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. Last Updated: 07/27/2016

Never Rush to Jump to Conclusions

A chartered plane from Bashkortostan collides with a Boeing flown by DHL in airspace controlled by Switzerland. Bashkortostan -- DHL -- Switzerland. Which would you first suspect to be the weakest link?

So when Swiss air traffic controllers called a news conference Tuesday morning in the first waking hours after the crash and said the Russian pilot had ignored the first two instructions to change course, it seemed more than likely that we were looking at yet another screw-up in Russian aviation.

Maybe the pilot didn't speak English and didn't understand the instructions. Maybe he was unqualified.

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But as it turns out, the pilot, according to his airline, was highly experienced and spoke English, a claim backed up by Austrian air traffic controllers who spoke to him earlier in the flight.

It is the Swiss air traffic controllers whose competence, and honesty, is looking downright shaky.

First they said the Tu-154 pilot was given a two-minute warning that he was on a collision course, but they changed their story when challenged by German investigators and admitted the pilot had been alerted only 50 seconds before the crash. Fifty seconds!

Then we learn that an automatic system designed to alert Swiss traffic controllers when planes are on a collision course was off at the time -- it was shut down for maintenance (how Soviet can you get?) -- and the air traffic controller in charge was working alone while his partner took a break.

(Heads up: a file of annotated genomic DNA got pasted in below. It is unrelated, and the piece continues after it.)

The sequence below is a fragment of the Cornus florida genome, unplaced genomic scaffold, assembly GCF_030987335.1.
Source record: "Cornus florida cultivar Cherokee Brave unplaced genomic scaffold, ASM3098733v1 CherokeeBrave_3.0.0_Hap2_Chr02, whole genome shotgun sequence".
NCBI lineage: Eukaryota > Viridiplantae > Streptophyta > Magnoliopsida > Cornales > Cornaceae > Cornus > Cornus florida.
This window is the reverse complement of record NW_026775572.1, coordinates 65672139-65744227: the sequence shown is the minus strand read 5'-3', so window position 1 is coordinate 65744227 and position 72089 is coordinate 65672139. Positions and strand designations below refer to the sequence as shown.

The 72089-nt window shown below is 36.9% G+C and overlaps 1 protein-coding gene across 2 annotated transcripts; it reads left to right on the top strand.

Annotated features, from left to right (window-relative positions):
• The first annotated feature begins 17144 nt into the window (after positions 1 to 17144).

Officials at Skyguide, the Swiss air traffic control company, gave conflicting accounts Wednesday on whether the rules allow for having one person on duty when the automatic warning system is not working. But common sense says they should not.

If the lone air traffic controller contacted the Tupolev pilot with so little time to spare, did he even attempt to contact the Boeing pilot? There has been no word yet that he did.

It was 25 seconds before the crash that the Russian plane responded to the warning and nose-dived. It was only after that that the Boeing descended, its pilot alerted by an on-board collision avoidance system, which tracks nearby planes and issues voice recommendations for how to avoid them.

The two maneuvers merely put the planes back on a collision course.

Patrick Herr, a spokesman for Swiss air traffic control, told The Washington Post that there are two mysteries. "Firstly, why the Tupolev pilot didn't react straight away. And secondly, why the automatic warning system of the Boeing also gave a descent order."

The bigger mystery is why the air traffic control system failed to do its job.